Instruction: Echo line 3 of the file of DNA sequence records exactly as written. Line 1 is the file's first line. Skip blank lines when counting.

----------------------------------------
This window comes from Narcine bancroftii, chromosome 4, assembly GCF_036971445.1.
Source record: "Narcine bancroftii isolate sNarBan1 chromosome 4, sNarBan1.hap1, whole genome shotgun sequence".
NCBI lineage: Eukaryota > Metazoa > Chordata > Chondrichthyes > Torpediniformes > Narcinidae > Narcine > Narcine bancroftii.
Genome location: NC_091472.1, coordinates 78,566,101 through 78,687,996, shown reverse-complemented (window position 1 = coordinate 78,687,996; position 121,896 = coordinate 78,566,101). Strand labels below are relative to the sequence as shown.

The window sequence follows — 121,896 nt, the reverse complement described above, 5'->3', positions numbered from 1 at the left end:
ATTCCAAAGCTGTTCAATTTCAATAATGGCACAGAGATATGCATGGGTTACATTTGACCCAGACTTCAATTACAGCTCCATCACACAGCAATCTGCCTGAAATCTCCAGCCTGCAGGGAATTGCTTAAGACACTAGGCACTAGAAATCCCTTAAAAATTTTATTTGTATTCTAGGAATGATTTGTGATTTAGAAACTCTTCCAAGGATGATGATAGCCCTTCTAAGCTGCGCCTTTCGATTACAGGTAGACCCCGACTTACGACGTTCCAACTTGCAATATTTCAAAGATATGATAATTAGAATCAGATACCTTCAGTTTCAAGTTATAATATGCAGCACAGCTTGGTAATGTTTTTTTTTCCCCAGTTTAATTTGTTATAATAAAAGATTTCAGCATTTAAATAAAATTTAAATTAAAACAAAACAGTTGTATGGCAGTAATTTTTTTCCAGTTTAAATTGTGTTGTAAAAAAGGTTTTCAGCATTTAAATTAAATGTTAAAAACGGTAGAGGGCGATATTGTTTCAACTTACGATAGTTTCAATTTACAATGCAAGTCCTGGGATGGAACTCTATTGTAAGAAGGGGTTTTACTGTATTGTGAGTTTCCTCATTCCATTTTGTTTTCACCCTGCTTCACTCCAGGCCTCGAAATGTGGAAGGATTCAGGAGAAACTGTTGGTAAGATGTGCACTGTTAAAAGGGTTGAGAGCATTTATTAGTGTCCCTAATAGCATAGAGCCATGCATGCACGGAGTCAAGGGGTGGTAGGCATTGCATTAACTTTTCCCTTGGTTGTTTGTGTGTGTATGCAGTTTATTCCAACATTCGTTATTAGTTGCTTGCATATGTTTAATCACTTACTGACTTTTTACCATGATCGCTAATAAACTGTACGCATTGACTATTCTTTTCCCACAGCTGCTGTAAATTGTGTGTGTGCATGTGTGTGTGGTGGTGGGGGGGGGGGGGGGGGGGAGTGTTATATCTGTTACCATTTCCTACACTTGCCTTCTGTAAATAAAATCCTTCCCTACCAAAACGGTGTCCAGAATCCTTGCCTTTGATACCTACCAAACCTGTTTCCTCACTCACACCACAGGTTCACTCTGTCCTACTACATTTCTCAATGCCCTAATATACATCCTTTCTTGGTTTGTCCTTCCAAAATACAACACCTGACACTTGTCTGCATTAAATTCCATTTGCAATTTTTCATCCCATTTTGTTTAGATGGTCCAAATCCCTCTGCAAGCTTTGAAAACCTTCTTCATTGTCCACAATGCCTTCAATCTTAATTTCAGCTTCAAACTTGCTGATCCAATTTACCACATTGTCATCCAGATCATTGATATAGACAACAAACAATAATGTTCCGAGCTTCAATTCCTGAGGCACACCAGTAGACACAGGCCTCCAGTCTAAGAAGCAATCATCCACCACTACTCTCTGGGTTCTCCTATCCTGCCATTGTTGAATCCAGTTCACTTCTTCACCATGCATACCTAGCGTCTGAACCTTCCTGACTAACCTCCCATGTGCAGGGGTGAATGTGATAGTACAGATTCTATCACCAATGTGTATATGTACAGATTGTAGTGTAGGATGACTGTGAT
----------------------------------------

NCBI lineage: Eukaryota > Metazoa > Chordata > Chondrichthyes > Torpediniformes > Narcinidae > Narcine > Narcine bancroftii.